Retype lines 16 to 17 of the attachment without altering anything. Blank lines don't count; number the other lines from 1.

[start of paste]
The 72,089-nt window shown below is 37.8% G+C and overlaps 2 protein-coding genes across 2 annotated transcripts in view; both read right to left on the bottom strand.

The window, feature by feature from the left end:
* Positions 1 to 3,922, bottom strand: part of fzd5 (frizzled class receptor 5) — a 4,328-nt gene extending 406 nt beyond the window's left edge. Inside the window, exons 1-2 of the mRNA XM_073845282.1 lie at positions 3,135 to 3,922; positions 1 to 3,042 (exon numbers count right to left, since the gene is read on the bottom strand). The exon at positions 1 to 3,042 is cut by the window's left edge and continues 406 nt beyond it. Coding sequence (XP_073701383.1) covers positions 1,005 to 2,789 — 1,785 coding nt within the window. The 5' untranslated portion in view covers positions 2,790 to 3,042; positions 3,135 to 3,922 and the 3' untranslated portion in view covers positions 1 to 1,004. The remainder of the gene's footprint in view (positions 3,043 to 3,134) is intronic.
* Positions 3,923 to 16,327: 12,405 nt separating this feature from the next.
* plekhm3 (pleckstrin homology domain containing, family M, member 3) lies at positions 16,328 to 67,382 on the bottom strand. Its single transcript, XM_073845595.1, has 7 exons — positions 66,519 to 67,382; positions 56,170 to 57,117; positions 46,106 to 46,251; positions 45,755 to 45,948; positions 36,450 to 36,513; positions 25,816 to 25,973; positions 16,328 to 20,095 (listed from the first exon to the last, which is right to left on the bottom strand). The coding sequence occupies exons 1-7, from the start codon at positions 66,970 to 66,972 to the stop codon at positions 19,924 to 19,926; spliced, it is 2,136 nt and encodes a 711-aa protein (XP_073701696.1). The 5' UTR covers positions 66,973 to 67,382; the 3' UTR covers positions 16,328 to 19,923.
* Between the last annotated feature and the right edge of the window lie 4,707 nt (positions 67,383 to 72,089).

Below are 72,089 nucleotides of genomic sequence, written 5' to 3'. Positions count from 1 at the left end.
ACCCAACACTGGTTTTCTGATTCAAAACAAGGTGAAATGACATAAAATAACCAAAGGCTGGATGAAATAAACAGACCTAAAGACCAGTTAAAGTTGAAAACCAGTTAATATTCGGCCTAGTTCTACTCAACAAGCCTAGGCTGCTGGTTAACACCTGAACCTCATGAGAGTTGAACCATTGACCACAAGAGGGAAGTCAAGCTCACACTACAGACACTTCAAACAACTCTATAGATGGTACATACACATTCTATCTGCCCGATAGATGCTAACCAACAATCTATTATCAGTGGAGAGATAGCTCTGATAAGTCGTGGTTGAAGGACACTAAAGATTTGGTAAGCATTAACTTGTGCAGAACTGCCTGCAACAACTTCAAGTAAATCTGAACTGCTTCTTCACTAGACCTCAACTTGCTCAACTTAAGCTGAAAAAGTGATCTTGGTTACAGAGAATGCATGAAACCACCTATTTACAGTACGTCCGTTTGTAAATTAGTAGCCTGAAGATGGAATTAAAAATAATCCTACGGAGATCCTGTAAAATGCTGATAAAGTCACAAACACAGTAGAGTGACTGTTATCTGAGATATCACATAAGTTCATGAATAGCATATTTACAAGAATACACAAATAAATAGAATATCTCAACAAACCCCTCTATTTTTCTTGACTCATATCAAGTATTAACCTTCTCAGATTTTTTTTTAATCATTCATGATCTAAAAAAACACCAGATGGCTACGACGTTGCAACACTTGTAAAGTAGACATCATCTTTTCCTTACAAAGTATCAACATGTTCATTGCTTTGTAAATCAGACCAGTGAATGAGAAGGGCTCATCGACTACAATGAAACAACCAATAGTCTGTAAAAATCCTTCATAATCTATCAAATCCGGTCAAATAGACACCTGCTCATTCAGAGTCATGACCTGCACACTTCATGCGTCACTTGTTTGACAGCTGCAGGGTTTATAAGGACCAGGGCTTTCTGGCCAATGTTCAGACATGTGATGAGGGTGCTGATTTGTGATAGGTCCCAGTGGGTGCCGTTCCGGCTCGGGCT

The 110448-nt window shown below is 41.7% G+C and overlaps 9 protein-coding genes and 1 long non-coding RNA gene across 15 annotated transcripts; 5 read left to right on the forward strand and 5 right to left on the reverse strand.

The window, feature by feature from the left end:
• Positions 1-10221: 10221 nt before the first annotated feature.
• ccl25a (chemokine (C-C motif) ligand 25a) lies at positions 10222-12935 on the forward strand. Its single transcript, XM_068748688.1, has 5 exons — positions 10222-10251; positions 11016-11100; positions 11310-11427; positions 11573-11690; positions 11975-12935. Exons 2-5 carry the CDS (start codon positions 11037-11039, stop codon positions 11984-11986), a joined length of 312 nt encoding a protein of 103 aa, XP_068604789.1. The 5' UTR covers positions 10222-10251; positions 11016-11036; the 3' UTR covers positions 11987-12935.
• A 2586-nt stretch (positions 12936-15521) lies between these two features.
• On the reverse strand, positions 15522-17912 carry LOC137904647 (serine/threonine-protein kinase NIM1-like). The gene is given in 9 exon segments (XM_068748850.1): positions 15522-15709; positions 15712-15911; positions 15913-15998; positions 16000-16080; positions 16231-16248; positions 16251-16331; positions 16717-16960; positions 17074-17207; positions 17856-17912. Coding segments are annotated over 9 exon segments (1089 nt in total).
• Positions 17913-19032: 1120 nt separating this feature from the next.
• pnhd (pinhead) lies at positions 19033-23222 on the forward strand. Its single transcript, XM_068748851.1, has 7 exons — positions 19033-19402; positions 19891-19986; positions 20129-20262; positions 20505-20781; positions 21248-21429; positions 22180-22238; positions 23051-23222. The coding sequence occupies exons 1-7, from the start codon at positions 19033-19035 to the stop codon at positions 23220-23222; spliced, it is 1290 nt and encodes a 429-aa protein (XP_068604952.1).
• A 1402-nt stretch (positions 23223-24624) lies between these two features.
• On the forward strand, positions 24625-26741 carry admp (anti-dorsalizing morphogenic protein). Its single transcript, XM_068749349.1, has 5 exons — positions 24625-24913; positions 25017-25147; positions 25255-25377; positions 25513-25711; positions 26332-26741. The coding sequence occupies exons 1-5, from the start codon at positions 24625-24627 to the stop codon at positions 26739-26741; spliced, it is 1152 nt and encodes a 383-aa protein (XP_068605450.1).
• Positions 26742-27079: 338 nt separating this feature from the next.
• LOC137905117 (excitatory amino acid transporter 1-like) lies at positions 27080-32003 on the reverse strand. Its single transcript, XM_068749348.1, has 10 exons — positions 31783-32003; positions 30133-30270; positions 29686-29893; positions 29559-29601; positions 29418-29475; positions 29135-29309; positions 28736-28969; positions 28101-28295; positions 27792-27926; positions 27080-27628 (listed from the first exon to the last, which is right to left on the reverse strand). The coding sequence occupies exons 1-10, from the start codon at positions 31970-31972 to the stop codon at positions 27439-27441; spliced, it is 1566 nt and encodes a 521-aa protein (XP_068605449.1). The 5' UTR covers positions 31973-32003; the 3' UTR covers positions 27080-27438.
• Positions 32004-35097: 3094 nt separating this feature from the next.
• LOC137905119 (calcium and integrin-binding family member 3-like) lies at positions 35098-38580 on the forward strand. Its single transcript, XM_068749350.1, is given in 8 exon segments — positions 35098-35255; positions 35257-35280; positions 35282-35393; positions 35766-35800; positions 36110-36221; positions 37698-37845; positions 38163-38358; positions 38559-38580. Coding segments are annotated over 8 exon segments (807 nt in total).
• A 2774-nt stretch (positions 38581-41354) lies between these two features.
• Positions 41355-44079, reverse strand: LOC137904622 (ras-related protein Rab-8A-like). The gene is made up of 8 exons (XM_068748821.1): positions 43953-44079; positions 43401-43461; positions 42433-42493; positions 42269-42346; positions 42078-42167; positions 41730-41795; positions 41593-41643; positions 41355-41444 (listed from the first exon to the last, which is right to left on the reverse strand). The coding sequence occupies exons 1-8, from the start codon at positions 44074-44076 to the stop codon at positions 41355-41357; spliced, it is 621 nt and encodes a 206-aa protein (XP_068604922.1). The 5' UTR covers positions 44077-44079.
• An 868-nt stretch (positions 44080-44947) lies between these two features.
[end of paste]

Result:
• pnhd (pinhead) lies at positions 19033-23222 on the forward strand. Its single transcript, XM_068748851.1, has 7 exons — positions 19033-19402; positions 19891-19986; positions 20129-20262; positions 20505-20781; positions 21248-21429; positions 22180-22238; positions 23051-23222. The coding sequence occupies exons 1-7, from the start codon at positions 19033-19035 to the stop codon at positions 23220-23222; spliced, it is 1290 nt and encodes a 429-aa protein (XP_068604952.1).
• A 1402-nt stretch (positions 23223-24624) lies between these two features.